IT WAS the year that Emmerdale first aired, along with Mastermind and Love Thy Neighbour.

It was also the year in which Cara Sandys won her black-and-white JVC Videosphere TV in a WHSmith competition, when she was only 12.

You might think Southampton resident Cara would have changed her TV since 1972 – but you’d be wrong.

The advantage to still viewing in black and white, Cara says, is that it costs £49, compared to the normal £145.50 licence.

Daily Echo:

She told the Echo: “I won my TV in a competition through WHSmith when I was on a family holiday on the Thames in 1972.

The TV, which is shaped like a space helmet, was a design which was inspired by the moon landings of that era.

“My slogan “I could not be called a square when my TV was round” was enough to win me the prize and a trip to Pangbourne to collect it. I was even featured in the local paper with my TV.

“Over the years, the TV has lived in numerous homes and went to University with me in Swansea, where it was living until recently. It will now join the 37 other black and white TVs in Southampton that are still going strong.”

Daily Echo:

Cara, who is also an usher at Southampton’s Nuffield Theatres, lives seasonally in Southampton and Swansea, and the portable TV and license moves with her.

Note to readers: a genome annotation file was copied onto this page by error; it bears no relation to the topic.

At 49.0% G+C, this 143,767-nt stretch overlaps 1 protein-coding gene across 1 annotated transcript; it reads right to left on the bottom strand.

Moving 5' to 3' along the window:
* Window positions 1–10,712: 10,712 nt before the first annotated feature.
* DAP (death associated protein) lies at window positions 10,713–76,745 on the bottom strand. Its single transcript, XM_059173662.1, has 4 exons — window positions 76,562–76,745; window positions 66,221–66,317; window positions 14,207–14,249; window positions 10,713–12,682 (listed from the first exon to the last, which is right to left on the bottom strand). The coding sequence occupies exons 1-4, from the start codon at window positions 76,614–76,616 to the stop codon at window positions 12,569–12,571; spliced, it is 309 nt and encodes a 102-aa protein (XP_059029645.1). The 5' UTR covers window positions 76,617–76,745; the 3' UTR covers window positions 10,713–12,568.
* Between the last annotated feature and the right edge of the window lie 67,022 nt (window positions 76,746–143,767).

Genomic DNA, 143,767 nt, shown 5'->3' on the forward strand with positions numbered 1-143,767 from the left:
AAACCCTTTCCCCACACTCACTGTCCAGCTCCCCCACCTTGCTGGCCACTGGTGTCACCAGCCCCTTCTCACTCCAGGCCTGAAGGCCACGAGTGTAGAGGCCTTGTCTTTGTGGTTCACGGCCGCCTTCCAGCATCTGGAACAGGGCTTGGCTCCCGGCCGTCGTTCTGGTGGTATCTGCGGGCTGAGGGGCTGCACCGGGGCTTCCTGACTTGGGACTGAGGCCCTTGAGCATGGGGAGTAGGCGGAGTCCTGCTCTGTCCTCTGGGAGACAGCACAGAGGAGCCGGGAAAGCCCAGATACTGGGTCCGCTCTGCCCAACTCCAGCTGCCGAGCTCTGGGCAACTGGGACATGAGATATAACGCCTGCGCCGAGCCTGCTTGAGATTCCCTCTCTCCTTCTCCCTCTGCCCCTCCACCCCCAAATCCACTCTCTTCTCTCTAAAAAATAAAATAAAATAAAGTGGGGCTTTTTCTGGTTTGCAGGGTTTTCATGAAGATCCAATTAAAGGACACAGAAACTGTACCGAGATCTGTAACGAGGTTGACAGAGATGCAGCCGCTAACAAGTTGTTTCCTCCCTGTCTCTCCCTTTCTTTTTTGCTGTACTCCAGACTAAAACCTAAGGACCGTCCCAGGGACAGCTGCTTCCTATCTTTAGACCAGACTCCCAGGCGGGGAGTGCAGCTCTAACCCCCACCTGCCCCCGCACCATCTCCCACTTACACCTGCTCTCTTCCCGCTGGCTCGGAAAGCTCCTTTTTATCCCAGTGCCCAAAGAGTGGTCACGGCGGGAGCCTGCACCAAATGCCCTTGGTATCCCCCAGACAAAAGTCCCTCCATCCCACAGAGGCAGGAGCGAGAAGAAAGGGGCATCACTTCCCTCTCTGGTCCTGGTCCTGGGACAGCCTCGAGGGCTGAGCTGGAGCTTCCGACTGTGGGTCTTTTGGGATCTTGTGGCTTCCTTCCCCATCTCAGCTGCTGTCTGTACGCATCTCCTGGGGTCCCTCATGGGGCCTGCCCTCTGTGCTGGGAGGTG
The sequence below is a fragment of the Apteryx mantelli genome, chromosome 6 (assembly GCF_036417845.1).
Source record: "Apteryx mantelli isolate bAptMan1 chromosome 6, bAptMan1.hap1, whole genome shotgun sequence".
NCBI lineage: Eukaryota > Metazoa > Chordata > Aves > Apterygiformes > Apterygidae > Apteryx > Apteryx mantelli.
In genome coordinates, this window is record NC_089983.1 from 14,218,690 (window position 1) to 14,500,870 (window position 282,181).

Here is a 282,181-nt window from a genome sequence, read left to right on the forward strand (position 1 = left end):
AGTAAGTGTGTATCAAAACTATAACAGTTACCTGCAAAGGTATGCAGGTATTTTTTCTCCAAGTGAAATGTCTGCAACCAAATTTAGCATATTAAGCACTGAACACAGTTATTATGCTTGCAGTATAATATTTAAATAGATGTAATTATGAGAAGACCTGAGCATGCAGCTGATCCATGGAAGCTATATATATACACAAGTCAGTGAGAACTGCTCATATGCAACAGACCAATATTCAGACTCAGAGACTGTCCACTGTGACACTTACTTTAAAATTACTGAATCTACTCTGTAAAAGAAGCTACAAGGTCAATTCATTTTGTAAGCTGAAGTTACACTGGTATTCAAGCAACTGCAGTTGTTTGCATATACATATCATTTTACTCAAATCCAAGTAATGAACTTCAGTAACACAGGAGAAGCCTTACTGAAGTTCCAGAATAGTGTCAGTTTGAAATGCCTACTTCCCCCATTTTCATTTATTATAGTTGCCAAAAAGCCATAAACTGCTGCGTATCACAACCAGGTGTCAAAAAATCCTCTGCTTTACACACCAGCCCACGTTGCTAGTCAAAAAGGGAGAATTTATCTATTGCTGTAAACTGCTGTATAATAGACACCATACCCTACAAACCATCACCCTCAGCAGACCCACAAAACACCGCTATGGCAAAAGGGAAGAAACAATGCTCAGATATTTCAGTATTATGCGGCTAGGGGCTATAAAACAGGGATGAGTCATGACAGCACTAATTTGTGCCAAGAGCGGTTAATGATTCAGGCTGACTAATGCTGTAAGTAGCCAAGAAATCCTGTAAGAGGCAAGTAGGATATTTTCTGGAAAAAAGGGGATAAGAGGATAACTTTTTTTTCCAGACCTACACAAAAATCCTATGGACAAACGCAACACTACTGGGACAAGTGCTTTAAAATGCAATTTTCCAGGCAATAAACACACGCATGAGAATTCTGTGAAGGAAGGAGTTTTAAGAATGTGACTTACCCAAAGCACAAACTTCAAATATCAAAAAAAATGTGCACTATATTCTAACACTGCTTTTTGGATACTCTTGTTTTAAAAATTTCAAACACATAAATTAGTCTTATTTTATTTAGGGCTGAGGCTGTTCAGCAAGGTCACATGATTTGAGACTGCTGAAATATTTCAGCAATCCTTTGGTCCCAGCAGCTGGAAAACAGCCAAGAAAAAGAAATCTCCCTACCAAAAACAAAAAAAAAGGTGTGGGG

The TV is spherical in shape, and she won it by coming up with the slogan “I could not be called a square when my TV was round” from WHSmith in Pangbourne, Berkshire.

The jewellery maker said: “I see no reason to switch to colour if my TV still works, but a major incentive is the reduced license fee.

“I actually watch very little TV, preferring to listen to Radio 4.

Daily Echo:

“My black-and-white licence fee is therefore my contribution to the BBC services I use.”

As previously reported, after more than 50 years of colour broadcasting, 37 Southampton homes still do not own a colour TV license, and 109 homes in Hampshire.